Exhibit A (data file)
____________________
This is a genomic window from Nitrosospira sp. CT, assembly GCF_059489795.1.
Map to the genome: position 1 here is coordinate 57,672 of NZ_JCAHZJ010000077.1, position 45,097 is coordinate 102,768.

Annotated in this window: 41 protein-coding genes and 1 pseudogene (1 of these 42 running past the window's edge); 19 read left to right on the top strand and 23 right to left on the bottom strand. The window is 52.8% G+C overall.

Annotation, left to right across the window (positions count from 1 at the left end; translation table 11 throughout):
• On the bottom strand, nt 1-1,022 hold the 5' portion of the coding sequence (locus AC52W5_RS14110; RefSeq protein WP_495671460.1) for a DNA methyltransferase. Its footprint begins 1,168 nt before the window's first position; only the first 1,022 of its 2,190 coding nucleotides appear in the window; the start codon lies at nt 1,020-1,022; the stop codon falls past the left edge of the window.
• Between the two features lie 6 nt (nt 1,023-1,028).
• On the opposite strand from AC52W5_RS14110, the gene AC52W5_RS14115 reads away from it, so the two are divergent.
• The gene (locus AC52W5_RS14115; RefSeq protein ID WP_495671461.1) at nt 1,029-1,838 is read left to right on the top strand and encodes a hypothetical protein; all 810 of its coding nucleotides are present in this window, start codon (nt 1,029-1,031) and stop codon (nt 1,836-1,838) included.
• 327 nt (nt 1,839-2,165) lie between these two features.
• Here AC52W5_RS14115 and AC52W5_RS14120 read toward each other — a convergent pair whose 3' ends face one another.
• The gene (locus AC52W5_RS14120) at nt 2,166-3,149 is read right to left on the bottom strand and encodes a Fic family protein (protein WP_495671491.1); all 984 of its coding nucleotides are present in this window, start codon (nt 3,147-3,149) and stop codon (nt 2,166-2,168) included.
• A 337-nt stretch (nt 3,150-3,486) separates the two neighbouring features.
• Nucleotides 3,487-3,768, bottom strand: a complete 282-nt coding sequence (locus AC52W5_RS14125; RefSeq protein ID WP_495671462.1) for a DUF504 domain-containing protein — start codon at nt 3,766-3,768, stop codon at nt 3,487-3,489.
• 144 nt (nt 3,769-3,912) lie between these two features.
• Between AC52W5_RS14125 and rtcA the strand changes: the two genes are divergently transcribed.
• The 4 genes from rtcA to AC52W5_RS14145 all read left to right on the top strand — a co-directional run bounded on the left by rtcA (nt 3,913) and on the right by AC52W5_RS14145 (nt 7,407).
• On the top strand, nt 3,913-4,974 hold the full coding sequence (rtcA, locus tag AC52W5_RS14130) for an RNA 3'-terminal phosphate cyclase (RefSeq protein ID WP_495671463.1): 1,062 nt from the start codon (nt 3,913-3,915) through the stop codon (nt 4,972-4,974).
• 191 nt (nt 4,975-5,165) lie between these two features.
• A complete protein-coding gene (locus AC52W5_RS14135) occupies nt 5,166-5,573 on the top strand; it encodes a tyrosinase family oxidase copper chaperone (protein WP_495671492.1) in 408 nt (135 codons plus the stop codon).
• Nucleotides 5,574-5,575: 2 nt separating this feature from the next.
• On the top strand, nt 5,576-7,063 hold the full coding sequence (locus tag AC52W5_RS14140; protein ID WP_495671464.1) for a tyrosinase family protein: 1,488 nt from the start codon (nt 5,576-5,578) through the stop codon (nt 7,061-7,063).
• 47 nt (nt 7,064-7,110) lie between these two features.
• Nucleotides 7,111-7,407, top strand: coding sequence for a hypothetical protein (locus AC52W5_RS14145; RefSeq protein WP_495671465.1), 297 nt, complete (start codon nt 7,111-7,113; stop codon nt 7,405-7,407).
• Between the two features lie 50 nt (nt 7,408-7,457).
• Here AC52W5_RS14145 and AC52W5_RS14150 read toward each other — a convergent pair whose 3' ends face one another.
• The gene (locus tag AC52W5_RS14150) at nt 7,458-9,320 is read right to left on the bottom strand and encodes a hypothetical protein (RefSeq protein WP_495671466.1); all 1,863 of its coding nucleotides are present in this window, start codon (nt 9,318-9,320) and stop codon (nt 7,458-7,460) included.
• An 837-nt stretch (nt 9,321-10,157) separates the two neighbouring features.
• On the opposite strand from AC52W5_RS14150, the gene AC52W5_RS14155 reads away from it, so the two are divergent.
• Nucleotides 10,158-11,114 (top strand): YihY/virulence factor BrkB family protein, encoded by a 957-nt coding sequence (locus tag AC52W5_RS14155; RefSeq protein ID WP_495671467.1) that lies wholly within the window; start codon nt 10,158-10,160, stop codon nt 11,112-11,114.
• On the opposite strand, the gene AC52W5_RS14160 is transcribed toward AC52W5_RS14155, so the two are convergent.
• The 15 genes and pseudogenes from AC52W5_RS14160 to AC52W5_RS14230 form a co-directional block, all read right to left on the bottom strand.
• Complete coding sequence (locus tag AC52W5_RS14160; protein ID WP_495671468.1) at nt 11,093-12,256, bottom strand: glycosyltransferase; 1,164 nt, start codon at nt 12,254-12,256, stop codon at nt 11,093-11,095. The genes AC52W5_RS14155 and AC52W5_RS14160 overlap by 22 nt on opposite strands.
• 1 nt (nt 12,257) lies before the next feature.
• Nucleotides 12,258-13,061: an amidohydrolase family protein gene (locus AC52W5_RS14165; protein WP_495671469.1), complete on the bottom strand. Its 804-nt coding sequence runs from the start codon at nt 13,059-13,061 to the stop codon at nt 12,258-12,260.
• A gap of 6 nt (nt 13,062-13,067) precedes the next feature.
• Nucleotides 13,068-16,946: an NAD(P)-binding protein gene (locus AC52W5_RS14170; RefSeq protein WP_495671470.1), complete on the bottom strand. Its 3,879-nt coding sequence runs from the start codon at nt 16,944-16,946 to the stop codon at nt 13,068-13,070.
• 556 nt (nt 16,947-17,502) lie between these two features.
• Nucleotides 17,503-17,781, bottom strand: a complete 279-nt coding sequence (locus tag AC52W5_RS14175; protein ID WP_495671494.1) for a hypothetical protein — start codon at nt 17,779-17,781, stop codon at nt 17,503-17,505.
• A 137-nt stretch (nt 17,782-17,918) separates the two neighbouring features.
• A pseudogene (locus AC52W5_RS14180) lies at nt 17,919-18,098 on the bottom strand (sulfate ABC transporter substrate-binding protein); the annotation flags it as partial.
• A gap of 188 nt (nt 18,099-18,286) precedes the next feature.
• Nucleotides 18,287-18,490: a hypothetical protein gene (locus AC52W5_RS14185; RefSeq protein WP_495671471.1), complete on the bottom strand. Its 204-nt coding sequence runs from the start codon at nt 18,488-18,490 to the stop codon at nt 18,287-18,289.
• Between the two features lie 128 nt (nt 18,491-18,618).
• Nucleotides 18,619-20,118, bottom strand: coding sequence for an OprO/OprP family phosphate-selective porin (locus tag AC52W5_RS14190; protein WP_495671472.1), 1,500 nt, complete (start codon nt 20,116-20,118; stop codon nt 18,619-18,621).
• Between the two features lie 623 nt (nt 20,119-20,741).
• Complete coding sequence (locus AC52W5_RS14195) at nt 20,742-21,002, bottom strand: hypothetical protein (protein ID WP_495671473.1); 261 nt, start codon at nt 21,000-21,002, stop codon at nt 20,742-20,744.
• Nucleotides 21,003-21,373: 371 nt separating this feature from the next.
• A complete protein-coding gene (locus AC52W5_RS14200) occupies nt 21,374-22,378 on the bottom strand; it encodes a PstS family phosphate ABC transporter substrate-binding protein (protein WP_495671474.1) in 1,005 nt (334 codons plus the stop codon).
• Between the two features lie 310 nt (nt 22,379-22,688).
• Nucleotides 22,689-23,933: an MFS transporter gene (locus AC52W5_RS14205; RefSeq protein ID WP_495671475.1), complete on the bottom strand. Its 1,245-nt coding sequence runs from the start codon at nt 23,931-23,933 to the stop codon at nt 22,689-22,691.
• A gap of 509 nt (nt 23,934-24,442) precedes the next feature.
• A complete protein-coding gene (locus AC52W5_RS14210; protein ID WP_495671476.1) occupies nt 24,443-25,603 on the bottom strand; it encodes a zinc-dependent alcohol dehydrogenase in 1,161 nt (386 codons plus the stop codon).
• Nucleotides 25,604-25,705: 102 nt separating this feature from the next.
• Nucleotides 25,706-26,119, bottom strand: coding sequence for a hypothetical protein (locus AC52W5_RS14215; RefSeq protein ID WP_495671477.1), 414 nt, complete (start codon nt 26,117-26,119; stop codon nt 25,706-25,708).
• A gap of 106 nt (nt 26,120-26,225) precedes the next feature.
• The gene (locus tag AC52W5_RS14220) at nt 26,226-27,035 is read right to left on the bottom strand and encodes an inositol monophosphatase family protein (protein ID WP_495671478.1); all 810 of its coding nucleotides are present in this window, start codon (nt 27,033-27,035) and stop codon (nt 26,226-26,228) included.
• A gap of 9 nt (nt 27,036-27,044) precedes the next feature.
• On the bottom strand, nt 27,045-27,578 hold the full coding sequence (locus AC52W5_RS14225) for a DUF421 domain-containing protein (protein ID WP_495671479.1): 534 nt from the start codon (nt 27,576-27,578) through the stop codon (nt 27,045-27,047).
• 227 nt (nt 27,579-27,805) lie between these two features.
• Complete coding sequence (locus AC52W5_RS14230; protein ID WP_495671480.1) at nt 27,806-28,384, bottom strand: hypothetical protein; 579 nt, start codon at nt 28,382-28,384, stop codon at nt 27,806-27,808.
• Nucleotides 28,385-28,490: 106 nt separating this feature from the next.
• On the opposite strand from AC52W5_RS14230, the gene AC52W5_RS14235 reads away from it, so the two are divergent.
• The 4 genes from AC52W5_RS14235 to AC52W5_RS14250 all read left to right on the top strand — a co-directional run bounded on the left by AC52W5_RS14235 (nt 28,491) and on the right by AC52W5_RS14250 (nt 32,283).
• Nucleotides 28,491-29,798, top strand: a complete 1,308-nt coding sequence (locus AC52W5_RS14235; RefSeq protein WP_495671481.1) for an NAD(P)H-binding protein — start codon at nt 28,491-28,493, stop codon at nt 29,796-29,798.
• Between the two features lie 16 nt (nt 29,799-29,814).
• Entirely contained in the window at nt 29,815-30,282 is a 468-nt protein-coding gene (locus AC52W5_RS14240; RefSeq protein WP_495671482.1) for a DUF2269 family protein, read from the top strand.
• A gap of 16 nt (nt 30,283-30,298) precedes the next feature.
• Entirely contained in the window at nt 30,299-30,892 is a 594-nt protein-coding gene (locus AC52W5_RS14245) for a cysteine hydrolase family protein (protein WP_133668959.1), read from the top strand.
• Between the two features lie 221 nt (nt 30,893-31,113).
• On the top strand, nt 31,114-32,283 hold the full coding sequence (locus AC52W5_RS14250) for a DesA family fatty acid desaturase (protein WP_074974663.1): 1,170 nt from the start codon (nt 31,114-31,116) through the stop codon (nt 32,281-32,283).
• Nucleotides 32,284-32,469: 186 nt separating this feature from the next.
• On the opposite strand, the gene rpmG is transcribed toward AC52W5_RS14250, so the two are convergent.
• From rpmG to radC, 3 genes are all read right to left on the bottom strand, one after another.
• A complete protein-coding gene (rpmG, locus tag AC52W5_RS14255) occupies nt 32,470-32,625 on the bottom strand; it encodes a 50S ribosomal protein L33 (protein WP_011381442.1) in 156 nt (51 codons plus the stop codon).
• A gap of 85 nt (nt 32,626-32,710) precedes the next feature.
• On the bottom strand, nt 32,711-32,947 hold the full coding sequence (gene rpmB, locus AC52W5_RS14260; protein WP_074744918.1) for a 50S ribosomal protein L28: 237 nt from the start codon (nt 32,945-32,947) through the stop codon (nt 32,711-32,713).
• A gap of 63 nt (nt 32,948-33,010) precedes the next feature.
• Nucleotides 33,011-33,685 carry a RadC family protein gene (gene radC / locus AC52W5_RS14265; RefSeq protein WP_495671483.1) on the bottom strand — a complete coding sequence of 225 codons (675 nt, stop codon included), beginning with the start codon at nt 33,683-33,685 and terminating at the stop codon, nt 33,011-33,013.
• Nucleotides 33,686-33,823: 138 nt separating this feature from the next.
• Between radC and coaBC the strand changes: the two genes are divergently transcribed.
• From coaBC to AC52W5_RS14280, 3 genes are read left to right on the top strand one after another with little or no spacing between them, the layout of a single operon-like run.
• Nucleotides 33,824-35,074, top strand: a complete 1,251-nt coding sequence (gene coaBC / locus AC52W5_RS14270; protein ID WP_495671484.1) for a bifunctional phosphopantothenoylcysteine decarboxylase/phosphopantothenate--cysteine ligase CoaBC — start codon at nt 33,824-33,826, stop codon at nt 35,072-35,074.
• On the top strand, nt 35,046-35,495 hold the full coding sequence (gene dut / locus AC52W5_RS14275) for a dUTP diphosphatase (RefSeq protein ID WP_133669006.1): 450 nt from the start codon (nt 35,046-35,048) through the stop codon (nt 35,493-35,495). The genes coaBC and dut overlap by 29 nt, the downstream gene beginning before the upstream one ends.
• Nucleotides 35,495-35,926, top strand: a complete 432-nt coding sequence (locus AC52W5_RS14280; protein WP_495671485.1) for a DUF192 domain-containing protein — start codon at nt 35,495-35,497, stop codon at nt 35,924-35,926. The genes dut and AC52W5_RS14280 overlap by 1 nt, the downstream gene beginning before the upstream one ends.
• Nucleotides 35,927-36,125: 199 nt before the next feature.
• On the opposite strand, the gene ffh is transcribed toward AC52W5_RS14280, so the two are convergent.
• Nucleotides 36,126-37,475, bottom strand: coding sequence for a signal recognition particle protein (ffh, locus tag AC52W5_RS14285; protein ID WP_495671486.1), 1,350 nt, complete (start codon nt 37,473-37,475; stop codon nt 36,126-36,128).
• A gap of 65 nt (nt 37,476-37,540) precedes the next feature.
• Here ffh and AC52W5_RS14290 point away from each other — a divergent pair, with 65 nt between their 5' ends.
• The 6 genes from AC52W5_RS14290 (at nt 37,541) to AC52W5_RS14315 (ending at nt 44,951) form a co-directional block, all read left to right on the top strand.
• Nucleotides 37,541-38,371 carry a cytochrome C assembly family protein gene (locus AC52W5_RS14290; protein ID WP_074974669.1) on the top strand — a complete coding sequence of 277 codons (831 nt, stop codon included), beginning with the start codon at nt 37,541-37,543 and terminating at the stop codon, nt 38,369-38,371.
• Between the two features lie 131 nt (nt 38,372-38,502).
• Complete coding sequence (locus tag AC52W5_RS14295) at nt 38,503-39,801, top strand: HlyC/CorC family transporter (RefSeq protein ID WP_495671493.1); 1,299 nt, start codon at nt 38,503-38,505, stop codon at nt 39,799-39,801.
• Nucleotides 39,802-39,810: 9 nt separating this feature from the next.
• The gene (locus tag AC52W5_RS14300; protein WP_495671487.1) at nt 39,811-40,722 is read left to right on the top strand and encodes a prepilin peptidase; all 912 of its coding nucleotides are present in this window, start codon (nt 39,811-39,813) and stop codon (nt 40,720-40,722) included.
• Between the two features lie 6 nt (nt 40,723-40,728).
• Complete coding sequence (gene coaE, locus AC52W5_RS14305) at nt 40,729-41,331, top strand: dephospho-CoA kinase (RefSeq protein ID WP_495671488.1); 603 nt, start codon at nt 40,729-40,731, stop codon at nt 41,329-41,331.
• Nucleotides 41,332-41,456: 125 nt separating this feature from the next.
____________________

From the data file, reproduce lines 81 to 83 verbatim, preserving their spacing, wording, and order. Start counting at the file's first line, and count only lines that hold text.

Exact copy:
• From coaBC to AC52W5_RS14280, 3 genes are read left to right on the top strand one after another with little or no spacing between them, the layout of a single operon-like run.
• Nucleotides 33,824-35,074, top strand: a complete 1,251-nt coding sequence (gene coaBC / locus AC52W5_RS14270; protein ID WP_495671484.1) for a bifunctional phosphopantothenoylcysteine decarboxylase/phosphopantothenate--cysteine ligase CoaBC — start codon at nt 33,824-33,826, stop codon at nt 35,072-35,074.
• On the top strand, nt 35,046-35,495 hold the full coding sequence (gene dut / locus AC52W5_RS14275) for a dUTP diphosphatase (RefSeq protein ID WP_133669006.1): 450 nt from the start codon (nt 35,046-35,048) through the stop codon (nt 35,493-35,495). The genes coaBC and dut overlap by 29 nt, the downstream gene beginning before the upstream one ends.